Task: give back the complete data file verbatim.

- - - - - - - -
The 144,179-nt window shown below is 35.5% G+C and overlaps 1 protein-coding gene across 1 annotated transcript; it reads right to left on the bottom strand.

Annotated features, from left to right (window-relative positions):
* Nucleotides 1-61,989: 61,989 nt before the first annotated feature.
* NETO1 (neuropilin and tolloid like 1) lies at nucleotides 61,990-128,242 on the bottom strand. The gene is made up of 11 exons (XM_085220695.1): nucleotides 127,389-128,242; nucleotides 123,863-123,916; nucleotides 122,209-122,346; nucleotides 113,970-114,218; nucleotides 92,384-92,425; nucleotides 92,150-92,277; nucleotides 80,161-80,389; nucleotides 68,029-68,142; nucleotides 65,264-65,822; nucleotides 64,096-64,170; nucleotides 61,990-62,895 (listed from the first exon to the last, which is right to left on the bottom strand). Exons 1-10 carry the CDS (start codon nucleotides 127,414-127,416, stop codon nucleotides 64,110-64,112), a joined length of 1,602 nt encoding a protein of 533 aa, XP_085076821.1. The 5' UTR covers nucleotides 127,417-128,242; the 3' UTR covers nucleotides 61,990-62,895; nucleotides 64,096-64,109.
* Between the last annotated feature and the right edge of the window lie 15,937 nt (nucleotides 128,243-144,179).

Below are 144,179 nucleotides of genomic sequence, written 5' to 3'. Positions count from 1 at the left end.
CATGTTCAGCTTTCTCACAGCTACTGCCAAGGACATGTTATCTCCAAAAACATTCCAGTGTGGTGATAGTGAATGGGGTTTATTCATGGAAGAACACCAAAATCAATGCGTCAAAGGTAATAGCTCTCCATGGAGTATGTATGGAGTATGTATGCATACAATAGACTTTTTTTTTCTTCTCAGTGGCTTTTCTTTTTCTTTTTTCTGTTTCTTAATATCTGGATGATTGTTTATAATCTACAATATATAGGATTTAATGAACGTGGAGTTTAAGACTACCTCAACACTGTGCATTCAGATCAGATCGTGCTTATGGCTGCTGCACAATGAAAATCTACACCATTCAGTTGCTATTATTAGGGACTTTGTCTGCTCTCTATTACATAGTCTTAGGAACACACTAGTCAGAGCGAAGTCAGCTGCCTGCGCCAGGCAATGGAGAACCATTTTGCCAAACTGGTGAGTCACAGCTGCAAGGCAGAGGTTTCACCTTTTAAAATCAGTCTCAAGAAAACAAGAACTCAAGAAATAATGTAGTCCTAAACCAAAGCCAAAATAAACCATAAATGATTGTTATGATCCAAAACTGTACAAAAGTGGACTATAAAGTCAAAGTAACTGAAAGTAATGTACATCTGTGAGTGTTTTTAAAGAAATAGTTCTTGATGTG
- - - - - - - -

The 144,179-nt window shown below is 35.5% G+C and overlaps 1 protein-coding gene across 1 annotated transcript; it reads right to left on the bottom strand.

Annotated features, from left to right (window-relative positions):
* Nucleotides 1-61,989: 61,989 nt before the first annotated feature.
* NETO1 (neuropilin and tolloid like 1) lies at nucleotides 61,990-128,242 on the bottom strand. The gene is made up of 11 exons (XM_085220695.1): nucleotides 127,389-128,242; nucleotides 123,863-123,916; nucleotides 122,209-122,346; nucleotides 113,970-114,218; nucleotides 92,384-92,425; nucleotides 92,150-92,277; nucleotides 80,161-80,389; nucleotides 68,029-68,142; nucleotides 65,264-65,822; nucleotides 64,096-64,170; nucleotides 61,990-62,895 (listed from the first exon to the last, which is right to left on the bottom strand). Exons 1-10 carry the CDS (start codon nucleotides 127,414-127,416, stop codon nucleotides 64,110-64,112), a joined length of 1,602 nt encoding a protein of 533 aa, XP_085076821.1. The 5' UTR covers nucleotides 127,417-128,242; the 3' UTR covers nucleotides 61,990-62,895; nucleotides 64,096-64,109.
* Between the last annotated feature and the right edge of the window lie 15,937 nt (nucleotides 128,243-144,179).

Below are 144,179 nucleotides of genomic sequence, written 5' to 3'. Positions count from 1 at the left end.
CATGTTCAGCTTTCTCACAGCTACTGCCAAGGACATGTTATCTCCAAAAACATTCCAGTGTGGTGATAGTGAATGGGGTTTATTCATGGAAGAACACCAAAATCAATGCGTCAAAGGTAATAGCTCTCCATGGAGTATGTATGGAGTATGTATGCATACAATAGACTTTTTTTTTCTTCTCAGTGGCTTTTCTTTTTCTTTTTTCTGTTTCTTAATATCTGGATGATTGTTTATAATCTACAATATATAGGATTTAATGAACGTGGAGTTTAAGACTACCTCAACACTGTGCATTCAGATCAGATCGTGCTTATGGCTGCTGCACAATGAAAATCTACACCATTCAGTTGCTATTATTAGGGACTTTGTCTGCTCTCTATTACATAGTCTTAGGAACACACTAGTCAGAGCGAAGTCAGCTGCCTGCGCCAGGCAATGGAGAACCATTTTGCCAAACTGGTGAGTCACAGCTGCAAGGCAGAGGTTTCACCTTTTAAAATCAGTCTCAAGAAAACAAGAACTCAAGAAATAATGTAGTCCTAAACCAAAGCCAAAATAAACCATAAATGATTGTTATGATCCAAAACTGTACAAAAGTGGACTATAAAGTCAAAGTAACTGAAAGTAATGTACATCTGTGAGTGTTTTTAAAGAAATAGTTCTTGATGTG